The Everglades Are Burning. Thanks, Climate Change.
The Sawgrass Fire threatens Alligator Alley
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One topic is going to feel a little more urgent than usual at Wednesday’s Democratic primary debate in Miami: Climate change. That’s because there is a massive wildfire raging just a few miles away from the venue in the Florida Everglades.
It’s believed that the Sawgrass Fire was started by a lightning strike around 6:30 P.M. on Sunday evening. As of Tuesday afternoon, it’s spread to more than 31,500 acres in a state conservation area north of I-75. While it doesn’t currently threaten any structures, smoke from the fire is beginning to envelop that highway, which could lead to dangerous driving conditions. Local residents are being warned of the risks of inhaling its smoke.
Contained within the 165,000-acre Water Conservation Area 3 by surrounding canals, Broward County officials are hoping the current mild wind conditions will remain stable and that the fire won’t jump I-75 into the bigger expanse of wetlands south of the highway. The fire does not currently threaten Everglades National Park. Forecasts predict a 40 to 60 percent chance of rain or thunderstorms in the region this evening, which could slow the fire’s spread or extinguish it altogether.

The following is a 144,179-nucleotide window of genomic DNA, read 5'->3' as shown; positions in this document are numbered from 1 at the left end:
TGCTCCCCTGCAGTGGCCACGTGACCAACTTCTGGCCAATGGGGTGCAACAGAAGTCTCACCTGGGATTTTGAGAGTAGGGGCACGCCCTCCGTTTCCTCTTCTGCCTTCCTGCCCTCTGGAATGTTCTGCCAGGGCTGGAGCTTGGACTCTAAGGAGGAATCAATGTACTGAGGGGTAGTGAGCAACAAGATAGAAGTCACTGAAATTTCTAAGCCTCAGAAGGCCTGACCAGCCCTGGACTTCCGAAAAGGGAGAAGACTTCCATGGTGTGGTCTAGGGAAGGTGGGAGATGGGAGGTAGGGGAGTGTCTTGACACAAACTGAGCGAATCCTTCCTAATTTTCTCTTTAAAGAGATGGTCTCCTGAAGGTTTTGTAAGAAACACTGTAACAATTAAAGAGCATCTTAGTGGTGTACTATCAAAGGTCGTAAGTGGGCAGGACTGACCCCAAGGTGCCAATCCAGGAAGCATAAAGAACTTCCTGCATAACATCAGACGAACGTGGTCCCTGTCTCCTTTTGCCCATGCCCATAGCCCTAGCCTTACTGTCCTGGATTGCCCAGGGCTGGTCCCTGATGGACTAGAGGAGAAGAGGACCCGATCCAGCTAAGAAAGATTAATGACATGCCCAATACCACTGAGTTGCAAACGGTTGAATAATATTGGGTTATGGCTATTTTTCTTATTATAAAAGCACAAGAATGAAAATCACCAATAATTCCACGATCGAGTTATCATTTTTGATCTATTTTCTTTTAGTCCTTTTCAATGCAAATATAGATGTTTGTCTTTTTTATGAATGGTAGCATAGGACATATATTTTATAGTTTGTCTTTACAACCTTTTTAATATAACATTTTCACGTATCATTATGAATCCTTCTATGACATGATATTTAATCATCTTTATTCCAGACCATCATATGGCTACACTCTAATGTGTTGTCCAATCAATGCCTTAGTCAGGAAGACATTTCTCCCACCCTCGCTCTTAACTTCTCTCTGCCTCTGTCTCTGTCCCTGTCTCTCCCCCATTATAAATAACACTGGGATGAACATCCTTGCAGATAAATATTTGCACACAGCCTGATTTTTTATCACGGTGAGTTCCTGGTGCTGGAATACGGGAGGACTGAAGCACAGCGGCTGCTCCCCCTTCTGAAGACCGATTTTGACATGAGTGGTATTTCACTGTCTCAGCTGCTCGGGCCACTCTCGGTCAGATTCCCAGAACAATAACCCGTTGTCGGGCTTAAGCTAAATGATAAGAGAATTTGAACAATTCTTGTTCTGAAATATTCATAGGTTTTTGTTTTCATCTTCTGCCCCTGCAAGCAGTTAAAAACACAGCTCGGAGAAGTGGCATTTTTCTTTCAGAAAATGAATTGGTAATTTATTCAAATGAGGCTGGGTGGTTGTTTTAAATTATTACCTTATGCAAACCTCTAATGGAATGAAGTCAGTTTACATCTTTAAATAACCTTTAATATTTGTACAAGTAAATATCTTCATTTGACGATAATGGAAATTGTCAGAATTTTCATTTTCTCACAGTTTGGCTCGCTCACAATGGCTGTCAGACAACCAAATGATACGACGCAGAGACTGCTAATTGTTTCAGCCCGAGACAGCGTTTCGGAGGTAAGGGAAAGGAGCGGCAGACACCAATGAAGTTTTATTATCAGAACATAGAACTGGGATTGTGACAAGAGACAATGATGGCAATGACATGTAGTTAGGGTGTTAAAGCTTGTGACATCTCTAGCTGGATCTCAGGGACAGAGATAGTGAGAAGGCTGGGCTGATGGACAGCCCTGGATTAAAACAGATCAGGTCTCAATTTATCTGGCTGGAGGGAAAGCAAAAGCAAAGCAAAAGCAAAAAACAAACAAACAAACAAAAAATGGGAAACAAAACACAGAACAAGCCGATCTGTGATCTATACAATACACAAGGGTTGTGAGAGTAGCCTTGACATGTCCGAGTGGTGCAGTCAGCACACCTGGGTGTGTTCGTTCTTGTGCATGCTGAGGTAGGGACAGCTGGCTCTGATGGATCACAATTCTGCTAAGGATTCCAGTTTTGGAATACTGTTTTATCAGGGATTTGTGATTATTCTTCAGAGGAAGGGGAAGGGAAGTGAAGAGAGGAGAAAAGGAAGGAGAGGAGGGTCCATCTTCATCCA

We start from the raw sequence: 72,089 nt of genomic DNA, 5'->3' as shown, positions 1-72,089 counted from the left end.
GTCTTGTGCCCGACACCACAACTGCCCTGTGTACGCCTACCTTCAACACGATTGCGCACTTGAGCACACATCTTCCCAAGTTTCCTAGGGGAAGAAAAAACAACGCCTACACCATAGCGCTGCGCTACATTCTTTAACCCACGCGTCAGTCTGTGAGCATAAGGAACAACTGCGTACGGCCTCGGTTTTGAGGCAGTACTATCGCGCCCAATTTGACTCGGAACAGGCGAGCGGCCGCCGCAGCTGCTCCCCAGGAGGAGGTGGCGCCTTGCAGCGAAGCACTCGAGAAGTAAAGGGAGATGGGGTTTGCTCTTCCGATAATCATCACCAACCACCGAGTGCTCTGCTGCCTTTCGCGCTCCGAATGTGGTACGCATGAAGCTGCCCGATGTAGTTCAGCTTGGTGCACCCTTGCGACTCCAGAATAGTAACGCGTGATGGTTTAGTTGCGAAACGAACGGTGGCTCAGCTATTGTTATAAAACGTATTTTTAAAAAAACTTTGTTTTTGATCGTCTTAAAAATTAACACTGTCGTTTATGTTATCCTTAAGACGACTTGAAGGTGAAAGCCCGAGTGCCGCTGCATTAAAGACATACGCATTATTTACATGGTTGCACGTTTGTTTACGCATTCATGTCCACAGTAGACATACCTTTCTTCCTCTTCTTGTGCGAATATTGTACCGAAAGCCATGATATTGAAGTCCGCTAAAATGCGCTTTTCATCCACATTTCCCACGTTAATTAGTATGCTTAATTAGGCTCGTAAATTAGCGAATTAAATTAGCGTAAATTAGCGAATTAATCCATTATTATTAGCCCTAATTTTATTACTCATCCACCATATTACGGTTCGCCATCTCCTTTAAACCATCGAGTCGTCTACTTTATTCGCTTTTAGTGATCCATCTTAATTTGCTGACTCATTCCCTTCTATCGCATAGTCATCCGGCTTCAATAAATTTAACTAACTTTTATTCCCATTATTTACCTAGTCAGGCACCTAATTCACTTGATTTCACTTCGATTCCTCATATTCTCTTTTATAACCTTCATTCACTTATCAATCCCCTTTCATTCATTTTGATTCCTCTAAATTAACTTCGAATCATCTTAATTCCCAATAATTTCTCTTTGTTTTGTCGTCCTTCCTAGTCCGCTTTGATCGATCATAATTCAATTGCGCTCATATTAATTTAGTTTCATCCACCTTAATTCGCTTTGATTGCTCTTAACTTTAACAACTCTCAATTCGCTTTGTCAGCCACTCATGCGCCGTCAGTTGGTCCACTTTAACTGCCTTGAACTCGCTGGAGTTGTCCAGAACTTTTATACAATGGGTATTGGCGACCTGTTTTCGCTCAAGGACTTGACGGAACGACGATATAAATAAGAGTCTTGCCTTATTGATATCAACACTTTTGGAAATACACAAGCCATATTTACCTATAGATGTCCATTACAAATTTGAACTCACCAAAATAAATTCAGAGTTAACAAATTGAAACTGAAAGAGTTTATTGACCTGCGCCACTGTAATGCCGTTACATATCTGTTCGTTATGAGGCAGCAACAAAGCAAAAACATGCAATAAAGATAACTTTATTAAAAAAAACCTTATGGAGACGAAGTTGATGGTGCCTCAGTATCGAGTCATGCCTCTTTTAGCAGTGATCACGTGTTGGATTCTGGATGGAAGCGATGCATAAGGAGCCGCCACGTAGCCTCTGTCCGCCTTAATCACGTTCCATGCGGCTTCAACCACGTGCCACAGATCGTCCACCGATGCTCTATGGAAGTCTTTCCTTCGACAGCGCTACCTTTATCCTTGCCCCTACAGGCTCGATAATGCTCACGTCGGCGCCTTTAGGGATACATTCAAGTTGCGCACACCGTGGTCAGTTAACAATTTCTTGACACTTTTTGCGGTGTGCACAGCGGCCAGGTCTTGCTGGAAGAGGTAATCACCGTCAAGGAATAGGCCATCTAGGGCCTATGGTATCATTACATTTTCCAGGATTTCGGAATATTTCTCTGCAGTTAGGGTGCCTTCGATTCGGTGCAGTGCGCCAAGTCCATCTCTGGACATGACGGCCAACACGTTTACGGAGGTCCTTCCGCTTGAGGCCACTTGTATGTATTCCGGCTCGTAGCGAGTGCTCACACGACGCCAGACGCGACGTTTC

Fires are a natural part of the Everglades ecosystem. The area that’s burning is essentially a low-lying sawgrass prairie, while other parts of the area include pine forest, swamp, and wetlands. But human activity has reduced water levels in the Everglades, even while climate change has created drier winters and hotter summers. All that combines to create more fire-prone conditions. The Sawgrass Fire has spread faster than usual and is already considered a large wildfire for the region.
Florida’s Everglades are particularly threatened by climate change. Even while fires grow more frequent and severe, sea level rise is already flooding the region with saltwater. And warming temperatures and saltwater are changing the kinds of plants and animals that are able to live there. While that’s going on, human development in the region has altered the way water flows into and through the Everglades. A huge hurricane, which could have been made worse or more likely by a warming climate, caused the accidental release of non-native pythons into the ecosystem, which are now wreaking havoc on local wildlife. These threats are so bad that it’s not even clear if the Everglades will live to see the end of this century.
If you are, for instance, a candidate for President hoping to put an exclamation point on the urgency of taking action to mitigate climate change, then this is the news event to talk about.